The linkages between photosynthesis, productivity, growth and biomass in lowland Amazonian forests

Yadvinder Malhi, Christopher E. Doughty, Gregory R. Goldsmith, Dan Metcalfe, Cecile A. J. Girardin, Toby R. Marthews, Jhon del Aguila-Pasquel, Luiz E. O. C. Aragao, Alejandro Araujo-Murakami, Paulo Brando, Antonio C. L. da Costa, Javier E. Silva-Espejo, Filio Farfan Amezquita, David R. Galbraith, Carlos A. Quesada, Wanderley Rocha, Norma Salinas-Revilla, Divino Silverio, Patrick Meir, Oliver L. Phillips

Research output: Contribution to journalArticlepeer-review

116 Citations (SciVal)


Understanding the relationship between photosynthesis, net primary productivity and growth in forest ecosystems is key to understanding how these ecosystems will respond to global anthropogenic change, yet the linkages among these components are rarely explored in detail. We provide the first comprehensive description of the productivity, respiration and carbon allocation of contrasting lowland Amazonian forests spanning gradients in seasonal water deficit and soil fertility. Using the largest data set assembled to date, ten sites in three countries all studied with a standardized methodology, we find that (i) gross primary productivity (GPP) has a simple relationship with seasonal water deficit, but that (ii) site-to-site variations in GPP have little power in explaining site-to-site spatial variations in net primary productivity (NPP) or growth because of concomitant changes in carbon use efficiency (CUE), and conversely, the woody growth rate of a tropical forest is a very poor proxy for its productivity. Moreover, (iii) spatial patterns of biomass are much more driven by patterns of residence times (i.e. tree mortality rates) than by spatial variation in productivity or tree growth. Current theory and models of tropical forest carbon cycling under projected scenarios of global atmospheric change can benefit from advancing beyond a focus on GPP. By improving our understanding of poorly understood processes such as CUE, NPP allocation and biomass turnover times, we can provide more complete and mechanistic approaches to linking climate and tropical forest carbon cycling.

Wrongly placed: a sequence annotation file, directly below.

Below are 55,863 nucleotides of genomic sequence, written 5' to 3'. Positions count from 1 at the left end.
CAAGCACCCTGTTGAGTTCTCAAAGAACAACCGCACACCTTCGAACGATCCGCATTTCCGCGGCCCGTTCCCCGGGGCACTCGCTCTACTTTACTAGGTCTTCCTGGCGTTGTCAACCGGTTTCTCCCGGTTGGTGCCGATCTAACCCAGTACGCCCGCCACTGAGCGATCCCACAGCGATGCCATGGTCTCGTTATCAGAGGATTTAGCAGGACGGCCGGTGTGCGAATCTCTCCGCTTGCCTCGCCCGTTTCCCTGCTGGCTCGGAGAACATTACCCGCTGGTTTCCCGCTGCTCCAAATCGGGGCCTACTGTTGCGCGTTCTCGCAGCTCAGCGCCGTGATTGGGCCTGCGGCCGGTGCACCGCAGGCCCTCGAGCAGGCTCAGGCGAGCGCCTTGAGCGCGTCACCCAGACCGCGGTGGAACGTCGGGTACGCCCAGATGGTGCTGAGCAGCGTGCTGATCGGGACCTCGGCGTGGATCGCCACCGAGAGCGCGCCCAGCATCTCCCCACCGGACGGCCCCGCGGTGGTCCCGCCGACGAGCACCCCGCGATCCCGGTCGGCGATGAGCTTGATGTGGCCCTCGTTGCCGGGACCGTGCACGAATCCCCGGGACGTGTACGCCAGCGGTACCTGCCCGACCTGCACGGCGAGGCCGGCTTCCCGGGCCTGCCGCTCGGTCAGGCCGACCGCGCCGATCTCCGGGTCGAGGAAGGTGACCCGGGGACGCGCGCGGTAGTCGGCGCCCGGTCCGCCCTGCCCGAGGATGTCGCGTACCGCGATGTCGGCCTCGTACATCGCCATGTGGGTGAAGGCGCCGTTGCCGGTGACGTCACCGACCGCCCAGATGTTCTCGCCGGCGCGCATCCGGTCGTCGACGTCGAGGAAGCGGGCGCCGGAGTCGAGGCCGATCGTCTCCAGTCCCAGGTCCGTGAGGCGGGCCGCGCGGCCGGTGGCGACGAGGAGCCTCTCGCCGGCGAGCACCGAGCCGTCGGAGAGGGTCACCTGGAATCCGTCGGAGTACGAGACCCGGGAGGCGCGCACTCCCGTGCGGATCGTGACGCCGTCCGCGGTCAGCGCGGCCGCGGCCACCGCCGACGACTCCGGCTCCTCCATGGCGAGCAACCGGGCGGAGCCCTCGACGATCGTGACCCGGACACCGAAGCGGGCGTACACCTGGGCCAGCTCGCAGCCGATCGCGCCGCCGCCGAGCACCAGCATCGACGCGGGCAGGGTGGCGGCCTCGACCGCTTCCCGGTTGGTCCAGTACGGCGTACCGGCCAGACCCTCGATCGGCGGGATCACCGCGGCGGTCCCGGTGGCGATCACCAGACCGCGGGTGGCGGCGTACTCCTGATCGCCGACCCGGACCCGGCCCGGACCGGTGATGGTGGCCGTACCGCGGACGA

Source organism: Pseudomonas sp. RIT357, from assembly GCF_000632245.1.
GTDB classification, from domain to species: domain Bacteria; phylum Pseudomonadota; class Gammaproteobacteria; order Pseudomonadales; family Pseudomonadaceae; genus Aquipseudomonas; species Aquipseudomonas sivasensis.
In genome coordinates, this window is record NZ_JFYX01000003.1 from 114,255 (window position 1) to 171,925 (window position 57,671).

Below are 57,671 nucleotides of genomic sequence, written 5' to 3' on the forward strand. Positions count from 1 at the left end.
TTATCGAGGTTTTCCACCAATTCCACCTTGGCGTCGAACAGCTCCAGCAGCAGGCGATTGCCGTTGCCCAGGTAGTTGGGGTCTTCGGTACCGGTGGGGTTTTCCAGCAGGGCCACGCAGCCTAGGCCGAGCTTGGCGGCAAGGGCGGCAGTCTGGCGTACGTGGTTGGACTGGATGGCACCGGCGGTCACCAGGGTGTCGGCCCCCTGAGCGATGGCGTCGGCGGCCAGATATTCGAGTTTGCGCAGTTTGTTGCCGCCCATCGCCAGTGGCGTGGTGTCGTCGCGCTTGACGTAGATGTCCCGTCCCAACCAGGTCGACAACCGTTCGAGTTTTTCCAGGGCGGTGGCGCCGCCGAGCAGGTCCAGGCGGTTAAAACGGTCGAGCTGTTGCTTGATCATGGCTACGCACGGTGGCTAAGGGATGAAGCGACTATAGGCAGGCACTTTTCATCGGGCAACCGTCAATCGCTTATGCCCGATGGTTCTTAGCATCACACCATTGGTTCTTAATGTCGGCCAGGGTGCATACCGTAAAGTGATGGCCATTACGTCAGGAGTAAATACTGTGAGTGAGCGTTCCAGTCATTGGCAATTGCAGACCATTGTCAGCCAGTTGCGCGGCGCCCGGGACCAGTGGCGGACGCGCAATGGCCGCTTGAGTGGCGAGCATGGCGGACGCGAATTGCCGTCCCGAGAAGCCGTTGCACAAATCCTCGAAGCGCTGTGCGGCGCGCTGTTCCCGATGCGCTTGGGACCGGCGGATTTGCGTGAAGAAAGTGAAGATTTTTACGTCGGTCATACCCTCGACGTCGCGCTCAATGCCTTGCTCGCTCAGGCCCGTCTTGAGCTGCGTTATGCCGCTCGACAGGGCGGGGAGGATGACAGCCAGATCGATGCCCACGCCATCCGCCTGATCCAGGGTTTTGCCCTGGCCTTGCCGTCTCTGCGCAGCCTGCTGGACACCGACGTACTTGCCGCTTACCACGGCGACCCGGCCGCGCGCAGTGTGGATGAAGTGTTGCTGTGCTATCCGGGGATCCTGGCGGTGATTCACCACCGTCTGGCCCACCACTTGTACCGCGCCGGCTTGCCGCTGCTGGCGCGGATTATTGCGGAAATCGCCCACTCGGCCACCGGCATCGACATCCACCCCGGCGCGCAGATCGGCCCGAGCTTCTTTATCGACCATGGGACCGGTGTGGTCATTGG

Original languageEnglish
Pages (from-to)2283-2295
JournalGlobal Change Biology
Issue number6
Publication statusPublished - 2015

Subject classification (UKÄ)

  • Climate Research
  • Forest Science


  • allocation
  • carbon cycle
  • carbon use efficiency
  • drought
  • gross primary
  • productivity
  • net primary productivity
  • residence time
  • respiration
  • root productivity
  • tropical forests


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